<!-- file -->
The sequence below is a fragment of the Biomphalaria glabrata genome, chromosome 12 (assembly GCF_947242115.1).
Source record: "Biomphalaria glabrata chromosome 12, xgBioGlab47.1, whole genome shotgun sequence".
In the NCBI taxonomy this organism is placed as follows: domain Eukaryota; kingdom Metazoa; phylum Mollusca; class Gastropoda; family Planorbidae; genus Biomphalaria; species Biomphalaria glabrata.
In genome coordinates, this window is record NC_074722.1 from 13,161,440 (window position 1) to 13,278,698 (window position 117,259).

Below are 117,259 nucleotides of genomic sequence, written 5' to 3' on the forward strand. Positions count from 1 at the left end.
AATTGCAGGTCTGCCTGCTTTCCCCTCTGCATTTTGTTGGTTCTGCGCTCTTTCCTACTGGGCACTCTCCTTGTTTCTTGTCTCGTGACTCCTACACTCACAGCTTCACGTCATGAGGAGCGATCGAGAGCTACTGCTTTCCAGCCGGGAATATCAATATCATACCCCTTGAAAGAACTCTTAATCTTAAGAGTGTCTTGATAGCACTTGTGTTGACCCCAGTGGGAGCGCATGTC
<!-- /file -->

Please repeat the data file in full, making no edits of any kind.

The sequence below is a fragment of the Biomphalaria glabrata genome, chromosome 12 (assembly GCF_947242115.1).
Source record: "Biomphalaria glabrata chromosome 12, xgBioGlab47.1, whole genome shotgun sequence".
In the NCBI taxonomy this organism is placed as follows: domain Eukaryota; kingdom Metazoa; phylum Mollusca; class Gastropoda; family Planorbidae; genus Biomphalaria; species Biomphalaria glabrata.
In genome coordinates, this window is record NC_074722.1 from 13,161,440 (window position 1) to 13,278,698 (window position 117,259).

Below are 117,259 nucleotides of genomic sequence, written 5' to 3' on the forward strand. Positions count from 1 at the left end.
AATTGCAGGTCTGCCTGCTTTCCCCTCTGCATTTTGTTGGTTCTGCGCTCTTTCCTACTGGGCACTCTCCTTGTTTCTTGTCTCGTGACTCCTACACTCACAGCTTCACGTCATGAGGAGCGATCGAGAGCTACTGCTTTCCAGCCGGGAATATCAATATCATACCCCTTGAAAGAACTCTTAATCTTAAGAGTGTCTTGATAGCACTTGTGTTGACCCCAGTGGGAGCGCATGTC